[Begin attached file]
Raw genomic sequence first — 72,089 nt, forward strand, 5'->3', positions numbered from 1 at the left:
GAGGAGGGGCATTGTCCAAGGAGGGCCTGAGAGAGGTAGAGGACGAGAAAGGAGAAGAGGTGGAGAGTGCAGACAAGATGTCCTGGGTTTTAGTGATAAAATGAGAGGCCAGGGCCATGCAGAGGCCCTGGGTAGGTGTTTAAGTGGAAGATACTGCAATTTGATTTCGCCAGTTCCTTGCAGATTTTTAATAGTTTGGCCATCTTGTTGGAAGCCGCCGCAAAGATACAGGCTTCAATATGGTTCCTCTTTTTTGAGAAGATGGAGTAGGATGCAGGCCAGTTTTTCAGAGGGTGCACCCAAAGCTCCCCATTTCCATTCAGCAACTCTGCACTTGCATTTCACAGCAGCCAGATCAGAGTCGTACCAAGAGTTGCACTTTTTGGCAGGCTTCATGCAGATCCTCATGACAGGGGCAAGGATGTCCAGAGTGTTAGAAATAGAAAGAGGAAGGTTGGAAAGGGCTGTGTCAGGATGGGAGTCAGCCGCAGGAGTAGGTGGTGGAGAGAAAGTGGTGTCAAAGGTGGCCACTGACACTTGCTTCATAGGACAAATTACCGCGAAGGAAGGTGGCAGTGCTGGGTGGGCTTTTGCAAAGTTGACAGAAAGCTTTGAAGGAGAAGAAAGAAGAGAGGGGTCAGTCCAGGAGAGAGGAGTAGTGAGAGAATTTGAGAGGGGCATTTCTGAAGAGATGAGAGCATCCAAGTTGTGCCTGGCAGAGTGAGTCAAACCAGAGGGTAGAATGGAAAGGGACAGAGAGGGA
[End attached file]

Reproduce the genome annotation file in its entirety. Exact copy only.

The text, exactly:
Raw genomic sequence first — 72,089 nt, forward strand, 5'->3', positions numbered from 1 at the left:
GAGGAGGGGCATTGTCCAAGGAGGGCCTGAGAGAGGTAGAGGACGAGAAAGGAGAAGAGGTGGAGAGTGCAGACAAGATGTCCTGGGTTTTAGTGATAAAATGAGAGGCCAGGGCCATGCAGAGGCCCTGGGTAGGTGTTTAAGTGGAAGATACTGCAATTTGATTTCGCCAGTTCCTTGCAGATTTTTAATAGTTTGGCCATCTTGTTGGAAGCCGCCGCAAAGATACAGGCTTCAATATGGTTCCTCTTTTTTGAGAAGATGGAGTAGGATGCAGGCCAGTTTTTCAGAGGGTGCACCCAAAGCTCCCCATTTCCATTCAGCAACTCTGCACTTGCATTTCACAGCAGCCAGATCAGAGTCGTACCAAGAGTTGCACTTTTTGGCAGGCTTCATGCAGATCCTCATGACAGGGGCAAGGATGTCCAGAGTGTTAGAAATAGAAAGAGGAAGGTTGGAAAGGGCTGTGTCAGGATGGGAGTCAGCCGCAGGAGTAGGTGGTGGAGAGAAAGTGGTGTCAAAGGTGGCCACTGACACTTGCTTCATAGGACAAATTACCGCGAAGGAAGGTGGCAGTGCTGGGTGGGCTTTTGCAAAGTTGACAGAAAGCTTTGAAGGAGAAGAAAGAAGAGAGGGGTCAGTCCAGGAGAGAGGAGTAGTGAGAGAATTTGAGAGGGGCATTTCTGAAGAGATGAGAGCATCCAAGTTGTGCCTGGCAGAGTGAGTCAAACCAGAGGGTAGAATGGAAAGGGACAGAGAGGGA